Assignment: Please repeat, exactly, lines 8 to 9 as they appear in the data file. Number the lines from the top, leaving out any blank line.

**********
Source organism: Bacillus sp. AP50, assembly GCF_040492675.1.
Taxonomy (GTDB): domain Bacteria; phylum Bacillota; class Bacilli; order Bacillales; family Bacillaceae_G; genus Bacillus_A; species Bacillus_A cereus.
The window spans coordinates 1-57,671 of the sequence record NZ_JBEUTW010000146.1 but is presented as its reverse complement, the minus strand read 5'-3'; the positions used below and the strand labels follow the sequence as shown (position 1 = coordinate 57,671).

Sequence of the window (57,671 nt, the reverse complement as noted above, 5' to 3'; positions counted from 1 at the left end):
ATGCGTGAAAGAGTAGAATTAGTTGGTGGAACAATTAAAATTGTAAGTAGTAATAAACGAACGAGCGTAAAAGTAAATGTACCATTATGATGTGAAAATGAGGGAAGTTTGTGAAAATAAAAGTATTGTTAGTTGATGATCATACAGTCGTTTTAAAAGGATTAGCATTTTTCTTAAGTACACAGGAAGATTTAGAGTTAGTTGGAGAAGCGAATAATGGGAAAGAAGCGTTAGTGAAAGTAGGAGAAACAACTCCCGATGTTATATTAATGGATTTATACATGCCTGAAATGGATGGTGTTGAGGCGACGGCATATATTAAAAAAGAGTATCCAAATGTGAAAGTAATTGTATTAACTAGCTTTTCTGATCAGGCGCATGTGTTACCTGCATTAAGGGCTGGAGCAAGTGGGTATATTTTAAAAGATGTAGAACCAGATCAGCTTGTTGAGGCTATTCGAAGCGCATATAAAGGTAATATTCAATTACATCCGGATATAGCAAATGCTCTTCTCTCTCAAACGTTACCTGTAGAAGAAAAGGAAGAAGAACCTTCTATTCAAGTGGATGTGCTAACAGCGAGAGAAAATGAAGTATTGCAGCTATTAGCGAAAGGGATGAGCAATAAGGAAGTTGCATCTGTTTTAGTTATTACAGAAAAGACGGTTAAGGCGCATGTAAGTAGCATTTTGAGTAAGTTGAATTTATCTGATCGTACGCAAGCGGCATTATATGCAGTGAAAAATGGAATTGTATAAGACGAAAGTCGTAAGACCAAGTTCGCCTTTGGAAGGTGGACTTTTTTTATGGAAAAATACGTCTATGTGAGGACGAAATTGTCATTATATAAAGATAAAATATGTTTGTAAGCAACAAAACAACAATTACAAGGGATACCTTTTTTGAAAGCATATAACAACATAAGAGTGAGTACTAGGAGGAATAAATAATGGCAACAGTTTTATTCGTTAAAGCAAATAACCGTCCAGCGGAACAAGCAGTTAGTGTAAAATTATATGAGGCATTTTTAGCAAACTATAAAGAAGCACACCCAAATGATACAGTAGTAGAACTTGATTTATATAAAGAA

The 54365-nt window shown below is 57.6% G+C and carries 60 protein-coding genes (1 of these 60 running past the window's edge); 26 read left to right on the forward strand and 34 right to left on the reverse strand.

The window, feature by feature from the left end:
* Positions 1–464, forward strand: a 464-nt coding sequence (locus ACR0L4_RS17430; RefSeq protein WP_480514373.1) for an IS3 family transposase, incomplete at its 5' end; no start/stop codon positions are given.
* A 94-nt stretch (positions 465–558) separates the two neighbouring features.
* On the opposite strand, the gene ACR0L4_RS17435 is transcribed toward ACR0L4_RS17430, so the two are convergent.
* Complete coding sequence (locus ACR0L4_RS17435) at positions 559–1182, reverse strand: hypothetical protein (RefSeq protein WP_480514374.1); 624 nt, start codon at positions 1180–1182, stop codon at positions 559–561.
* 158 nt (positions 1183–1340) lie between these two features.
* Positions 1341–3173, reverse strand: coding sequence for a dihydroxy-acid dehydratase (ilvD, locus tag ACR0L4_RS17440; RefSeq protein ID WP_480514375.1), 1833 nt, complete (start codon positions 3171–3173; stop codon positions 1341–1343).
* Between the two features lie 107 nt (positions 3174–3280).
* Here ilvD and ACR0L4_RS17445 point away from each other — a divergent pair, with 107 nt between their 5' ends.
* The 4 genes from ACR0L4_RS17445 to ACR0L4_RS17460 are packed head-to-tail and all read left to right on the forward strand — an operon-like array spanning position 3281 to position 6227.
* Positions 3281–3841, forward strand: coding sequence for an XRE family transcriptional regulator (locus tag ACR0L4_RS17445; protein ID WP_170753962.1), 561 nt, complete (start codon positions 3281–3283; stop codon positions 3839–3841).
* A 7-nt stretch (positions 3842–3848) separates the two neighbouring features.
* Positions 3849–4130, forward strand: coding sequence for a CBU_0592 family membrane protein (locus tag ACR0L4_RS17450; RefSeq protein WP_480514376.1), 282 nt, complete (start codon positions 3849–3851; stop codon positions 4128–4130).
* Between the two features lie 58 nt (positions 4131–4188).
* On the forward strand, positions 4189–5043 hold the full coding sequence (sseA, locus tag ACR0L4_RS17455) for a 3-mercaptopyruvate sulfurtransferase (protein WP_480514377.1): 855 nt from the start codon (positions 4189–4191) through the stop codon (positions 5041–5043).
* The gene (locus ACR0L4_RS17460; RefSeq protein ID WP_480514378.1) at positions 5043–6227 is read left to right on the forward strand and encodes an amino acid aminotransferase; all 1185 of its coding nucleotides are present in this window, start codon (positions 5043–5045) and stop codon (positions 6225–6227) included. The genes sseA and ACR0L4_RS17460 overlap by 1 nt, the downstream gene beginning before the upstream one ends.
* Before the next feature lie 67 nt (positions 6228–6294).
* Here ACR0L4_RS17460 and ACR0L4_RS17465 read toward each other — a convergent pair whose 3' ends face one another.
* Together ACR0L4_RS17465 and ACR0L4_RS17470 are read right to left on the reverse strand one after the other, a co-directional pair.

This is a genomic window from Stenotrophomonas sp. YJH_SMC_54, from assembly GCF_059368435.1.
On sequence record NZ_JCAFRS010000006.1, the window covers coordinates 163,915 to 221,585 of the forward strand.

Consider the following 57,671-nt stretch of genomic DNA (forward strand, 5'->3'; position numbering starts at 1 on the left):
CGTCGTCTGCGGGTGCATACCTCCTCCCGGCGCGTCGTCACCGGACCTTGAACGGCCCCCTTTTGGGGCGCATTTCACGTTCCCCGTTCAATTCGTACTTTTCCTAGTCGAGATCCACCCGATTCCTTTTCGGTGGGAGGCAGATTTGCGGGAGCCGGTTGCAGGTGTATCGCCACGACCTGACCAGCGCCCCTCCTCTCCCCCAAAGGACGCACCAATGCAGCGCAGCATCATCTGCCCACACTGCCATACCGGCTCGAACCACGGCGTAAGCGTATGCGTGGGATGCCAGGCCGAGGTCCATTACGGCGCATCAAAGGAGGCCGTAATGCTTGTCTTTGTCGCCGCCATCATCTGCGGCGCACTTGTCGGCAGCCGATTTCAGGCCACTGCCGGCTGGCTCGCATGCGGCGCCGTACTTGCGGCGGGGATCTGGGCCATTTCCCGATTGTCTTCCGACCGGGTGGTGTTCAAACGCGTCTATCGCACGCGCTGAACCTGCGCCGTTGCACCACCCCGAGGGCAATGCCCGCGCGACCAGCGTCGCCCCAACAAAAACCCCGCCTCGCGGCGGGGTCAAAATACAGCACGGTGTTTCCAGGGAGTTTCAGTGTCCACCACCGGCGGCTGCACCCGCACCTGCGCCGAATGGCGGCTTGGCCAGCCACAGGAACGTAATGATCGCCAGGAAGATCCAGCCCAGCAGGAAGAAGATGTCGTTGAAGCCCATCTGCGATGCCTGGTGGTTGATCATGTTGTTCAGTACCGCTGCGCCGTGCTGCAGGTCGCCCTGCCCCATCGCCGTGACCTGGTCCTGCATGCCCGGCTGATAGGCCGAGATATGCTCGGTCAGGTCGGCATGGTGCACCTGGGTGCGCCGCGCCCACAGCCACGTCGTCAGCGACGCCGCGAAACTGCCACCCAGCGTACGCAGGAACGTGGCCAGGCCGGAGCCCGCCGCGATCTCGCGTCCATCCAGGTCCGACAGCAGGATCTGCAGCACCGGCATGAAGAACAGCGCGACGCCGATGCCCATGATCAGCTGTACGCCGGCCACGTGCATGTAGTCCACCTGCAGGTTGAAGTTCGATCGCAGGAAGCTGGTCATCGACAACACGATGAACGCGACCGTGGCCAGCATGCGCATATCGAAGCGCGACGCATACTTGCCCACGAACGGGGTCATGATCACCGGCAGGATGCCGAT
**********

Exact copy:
* Positions 1–464, forward strand: a 464-nt coding sequence (locus ACR0L4_RS17430; RefSeq protein WP_480514373.1) for an IS3 family transposase, incomplete at its 5' end; no start/stop codon positions are given.
* A 94-nt stretch (positions 465–558) separates the two neighbouring features.